• SFX visualization (showing directional arrow to game sounds and text describing them like "explosion")
  • Color-blind mode support
  • Menu voice-over
  • Speech-to-text for coop voice chat
  • Chat wheel
  • Control remapping and adjustable sensitivity

Decisions were based on reading Far Cry 5 accessibility feedback, and our discussions with designers of other titles about this topic.

What challenges have you experienced? How did you overcome them?

IK: During Far Cry New Dawn production, our main challenges were tight deadlines and the absence of some necessary tech. The speech-to-text library we were using was still under development. Moving forward, we are making sure that our schedule can accommodate accessibility testing time, so we can polish the features. And technology is moving forward, so it's becoming easier to develop some of our features.

What areas do you feel need more work? What does standard accessibility looks like?

IK: For most games, there are noticeable pain points that can be handled to improve accessibility – like hard to read fonts, absence of controls customization, the lack of a colorblind mode, absence of visual feedback for those playing without sound, or specific choke points in gameplay. Identifying and removing those barriers should be standard.

What advice would you give to videogame developers looking to make their games more accessible?

IK: Making games more accessible can be easier than you think. There are many low-hanging fruits that players really appreciate. While full scope of things I mentioned in my last answer may sound like a lot of extra work, usually it's possible to find compromises. Often 20% of the work can yield 80% of the improvements, so I would advise at least to make an effort.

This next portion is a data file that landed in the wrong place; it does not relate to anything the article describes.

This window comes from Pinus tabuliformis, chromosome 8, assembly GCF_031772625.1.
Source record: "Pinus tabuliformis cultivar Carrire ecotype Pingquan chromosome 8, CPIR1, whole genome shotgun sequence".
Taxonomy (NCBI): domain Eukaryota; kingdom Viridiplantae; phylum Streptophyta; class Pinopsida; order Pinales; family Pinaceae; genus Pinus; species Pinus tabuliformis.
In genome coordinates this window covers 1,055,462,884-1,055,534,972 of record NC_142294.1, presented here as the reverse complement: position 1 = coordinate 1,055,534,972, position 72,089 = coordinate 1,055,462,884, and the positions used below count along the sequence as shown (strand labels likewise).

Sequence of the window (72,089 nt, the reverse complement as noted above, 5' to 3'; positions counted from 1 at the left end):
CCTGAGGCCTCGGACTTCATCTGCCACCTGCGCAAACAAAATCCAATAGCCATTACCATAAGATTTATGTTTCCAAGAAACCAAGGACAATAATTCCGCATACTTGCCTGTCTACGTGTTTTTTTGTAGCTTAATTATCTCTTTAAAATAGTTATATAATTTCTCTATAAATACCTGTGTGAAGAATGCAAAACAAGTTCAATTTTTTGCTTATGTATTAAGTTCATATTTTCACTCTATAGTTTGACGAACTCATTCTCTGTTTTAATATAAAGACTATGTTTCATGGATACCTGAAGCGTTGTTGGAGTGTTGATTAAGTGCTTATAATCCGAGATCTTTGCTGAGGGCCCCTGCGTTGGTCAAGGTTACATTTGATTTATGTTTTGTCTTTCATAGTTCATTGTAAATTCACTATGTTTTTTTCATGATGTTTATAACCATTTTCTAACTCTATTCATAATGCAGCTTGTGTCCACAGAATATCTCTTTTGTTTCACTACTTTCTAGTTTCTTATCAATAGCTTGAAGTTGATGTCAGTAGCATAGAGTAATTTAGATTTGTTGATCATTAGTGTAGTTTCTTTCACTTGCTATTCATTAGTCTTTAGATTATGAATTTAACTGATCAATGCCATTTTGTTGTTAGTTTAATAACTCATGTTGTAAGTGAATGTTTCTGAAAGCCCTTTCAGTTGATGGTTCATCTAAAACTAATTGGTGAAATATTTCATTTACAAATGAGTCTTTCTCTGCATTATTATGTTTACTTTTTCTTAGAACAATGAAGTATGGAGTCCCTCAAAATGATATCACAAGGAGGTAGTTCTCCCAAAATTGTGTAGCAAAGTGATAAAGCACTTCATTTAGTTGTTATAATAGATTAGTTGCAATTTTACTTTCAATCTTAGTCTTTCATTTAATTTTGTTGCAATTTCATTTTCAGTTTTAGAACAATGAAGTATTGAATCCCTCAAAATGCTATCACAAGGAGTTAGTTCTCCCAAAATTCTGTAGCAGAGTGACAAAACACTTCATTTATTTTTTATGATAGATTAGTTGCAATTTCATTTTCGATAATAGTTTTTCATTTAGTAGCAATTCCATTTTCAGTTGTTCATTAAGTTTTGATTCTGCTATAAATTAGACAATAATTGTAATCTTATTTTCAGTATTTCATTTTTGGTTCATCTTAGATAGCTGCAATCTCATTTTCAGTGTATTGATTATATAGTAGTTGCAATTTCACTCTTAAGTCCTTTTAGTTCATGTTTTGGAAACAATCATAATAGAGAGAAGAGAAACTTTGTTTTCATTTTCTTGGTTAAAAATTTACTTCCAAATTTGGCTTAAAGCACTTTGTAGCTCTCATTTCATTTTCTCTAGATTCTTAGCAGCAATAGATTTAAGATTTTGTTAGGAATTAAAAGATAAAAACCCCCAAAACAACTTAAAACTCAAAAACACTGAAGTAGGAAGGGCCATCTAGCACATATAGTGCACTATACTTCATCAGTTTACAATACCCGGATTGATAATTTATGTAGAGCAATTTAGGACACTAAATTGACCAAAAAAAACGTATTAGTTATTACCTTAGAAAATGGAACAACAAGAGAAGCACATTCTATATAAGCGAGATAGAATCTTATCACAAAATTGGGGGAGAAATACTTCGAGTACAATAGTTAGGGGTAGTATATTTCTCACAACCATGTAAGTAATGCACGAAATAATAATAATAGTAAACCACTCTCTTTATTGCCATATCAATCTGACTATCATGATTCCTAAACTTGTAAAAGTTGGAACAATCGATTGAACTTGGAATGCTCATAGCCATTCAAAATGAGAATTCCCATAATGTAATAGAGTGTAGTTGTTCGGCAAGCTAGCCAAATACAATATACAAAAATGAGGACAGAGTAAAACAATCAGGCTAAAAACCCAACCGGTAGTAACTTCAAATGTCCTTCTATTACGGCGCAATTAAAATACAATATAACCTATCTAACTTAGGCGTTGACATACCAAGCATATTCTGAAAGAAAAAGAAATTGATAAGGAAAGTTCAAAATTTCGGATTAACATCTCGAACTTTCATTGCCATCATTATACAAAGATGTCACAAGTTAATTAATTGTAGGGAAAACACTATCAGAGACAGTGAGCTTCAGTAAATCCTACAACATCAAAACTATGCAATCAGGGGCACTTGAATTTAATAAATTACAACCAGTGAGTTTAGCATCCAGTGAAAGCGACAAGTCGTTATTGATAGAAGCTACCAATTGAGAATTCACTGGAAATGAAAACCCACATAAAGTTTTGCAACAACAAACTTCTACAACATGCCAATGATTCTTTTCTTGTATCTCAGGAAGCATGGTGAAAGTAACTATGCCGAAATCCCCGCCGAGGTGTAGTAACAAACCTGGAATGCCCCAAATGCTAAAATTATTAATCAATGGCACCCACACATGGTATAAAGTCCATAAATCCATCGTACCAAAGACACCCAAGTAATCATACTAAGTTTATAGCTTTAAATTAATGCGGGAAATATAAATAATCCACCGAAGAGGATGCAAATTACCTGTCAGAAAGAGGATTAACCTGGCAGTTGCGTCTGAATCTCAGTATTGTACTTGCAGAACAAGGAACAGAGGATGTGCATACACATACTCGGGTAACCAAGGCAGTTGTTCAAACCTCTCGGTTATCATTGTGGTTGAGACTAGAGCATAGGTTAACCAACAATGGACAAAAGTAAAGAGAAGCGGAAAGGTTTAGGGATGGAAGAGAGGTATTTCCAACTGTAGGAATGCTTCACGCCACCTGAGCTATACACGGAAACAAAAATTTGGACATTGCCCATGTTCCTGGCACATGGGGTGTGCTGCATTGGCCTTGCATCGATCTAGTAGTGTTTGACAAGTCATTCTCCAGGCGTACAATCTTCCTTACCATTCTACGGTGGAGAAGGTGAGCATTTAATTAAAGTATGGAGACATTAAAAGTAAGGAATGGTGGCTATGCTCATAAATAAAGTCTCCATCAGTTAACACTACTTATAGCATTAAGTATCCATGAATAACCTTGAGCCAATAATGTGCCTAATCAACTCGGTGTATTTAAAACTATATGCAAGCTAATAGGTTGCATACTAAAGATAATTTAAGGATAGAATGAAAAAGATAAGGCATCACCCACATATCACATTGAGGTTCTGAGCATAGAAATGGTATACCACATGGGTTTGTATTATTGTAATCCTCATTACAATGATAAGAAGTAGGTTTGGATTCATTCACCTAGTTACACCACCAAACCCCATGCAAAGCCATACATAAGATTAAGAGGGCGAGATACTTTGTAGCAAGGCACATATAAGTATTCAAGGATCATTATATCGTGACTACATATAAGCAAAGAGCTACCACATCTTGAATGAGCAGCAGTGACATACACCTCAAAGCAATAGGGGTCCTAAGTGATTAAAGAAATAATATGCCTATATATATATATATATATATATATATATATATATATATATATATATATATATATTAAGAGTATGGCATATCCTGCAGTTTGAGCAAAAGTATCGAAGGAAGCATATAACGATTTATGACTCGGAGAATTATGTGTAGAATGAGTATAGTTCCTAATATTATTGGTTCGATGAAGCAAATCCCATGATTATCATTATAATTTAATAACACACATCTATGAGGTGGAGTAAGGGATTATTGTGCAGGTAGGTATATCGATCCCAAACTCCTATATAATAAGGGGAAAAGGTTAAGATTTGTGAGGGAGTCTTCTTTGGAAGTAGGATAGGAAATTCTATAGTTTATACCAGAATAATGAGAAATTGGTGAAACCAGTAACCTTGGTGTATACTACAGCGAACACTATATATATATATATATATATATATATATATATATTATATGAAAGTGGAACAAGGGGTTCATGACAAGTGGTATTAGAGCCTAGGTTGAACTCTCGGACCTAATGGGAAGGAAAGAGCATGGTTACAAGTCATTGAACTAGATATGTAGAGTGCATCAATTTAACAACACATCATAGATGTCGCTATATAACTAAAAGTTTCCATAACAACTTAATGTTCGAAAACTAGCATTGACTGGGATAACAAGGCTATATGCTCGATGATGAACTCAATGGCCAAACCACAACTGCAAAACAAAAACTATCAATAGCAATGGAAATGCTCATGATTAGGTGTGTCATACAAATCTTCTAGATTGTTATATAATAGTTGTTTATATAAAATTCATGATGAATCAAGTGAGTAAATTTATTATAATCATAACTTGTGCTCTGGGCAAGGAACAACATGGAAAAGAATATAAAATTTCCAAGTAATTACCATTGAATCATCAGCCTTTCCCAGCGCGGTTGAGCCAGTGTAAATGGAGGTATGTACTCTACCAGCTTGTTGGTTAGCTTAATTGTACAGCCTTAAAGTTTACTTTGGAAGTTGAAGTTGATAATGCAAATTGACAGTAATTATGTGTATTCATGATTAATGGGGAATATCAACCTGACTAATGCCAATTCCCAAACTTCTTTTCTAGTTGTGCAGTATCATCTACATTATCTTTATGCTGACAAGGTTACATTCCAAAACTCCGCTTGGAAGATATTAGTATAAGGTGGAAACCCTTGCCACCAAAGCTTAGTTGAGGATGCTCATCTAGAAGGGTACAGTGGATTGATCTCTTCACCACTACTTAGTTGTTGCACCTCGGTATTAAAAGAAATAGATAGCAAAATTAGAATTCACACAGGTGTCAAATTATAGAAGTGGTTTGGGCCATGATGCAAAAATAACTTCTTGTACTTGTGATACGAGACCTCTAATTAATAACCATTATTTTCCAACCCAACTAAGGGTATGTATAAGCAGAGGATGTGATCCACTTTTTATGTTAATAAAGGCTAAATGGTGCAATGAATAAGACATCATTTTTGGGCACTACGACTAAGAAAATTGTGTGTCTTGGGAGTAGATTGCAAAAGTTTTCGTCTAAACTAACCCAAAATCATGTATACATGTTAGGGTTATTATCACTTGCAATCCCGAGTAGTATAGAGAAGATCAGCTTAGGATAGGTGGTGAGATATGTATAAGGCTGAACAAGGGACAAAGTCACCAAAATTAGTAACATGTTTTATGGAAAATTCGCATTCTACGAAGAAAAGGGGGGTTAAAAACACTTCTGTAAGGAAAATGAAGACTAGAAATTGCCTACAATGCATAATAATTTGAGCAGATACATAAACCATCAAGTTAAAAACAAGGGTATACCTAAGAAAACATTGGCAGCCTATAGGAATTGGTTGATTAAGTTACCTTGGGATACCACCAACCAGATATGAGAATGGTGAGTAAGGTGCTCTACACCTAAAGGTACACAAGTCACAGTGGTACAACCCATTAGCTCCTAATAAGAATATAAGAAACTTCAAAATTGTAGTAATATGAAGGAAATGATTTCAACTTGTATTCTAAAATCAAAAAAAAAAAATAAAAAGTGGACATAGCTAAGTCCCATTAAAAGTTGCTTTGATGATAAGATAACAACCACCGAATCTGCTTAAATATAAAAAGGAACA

Has your approach to accessibility changed throughout your experiences? If so, how?

IK: Absolutely. I went from not being aware of the topic, to "OK, we should probably consider this in our design." Then "Let's see if we can push and improve this to industry best," and finally "Wow, there is a lot of appreciation for the limited things we were able to fit in."

What are the next steps towards videogames becoming even more accessible?

IK: There's still a long way to go. I think we need to increase the standard for basic accessibility features. Each feature we implemented can always be improved. We can have better word-wrapping for subtitles, or better quality for speech-to-text, for example. It's important to include product specific features as well. These may include features that affect gameplay deeper and more specifically depending on the genre.

What is Ubisoft doing to ensure our games are more accessible?

IK: There are multiple activities currently coordinated by Ubisoft's accessibility project manager, David Tisserand. We currently offer accessibility workshops for employees around the world, and an accessibility lab in Bucharest that tests and scores new Ubisoft titles. Overall, Ubisoft is moving in a positive direction with more visibility and support for accessibility company-wide.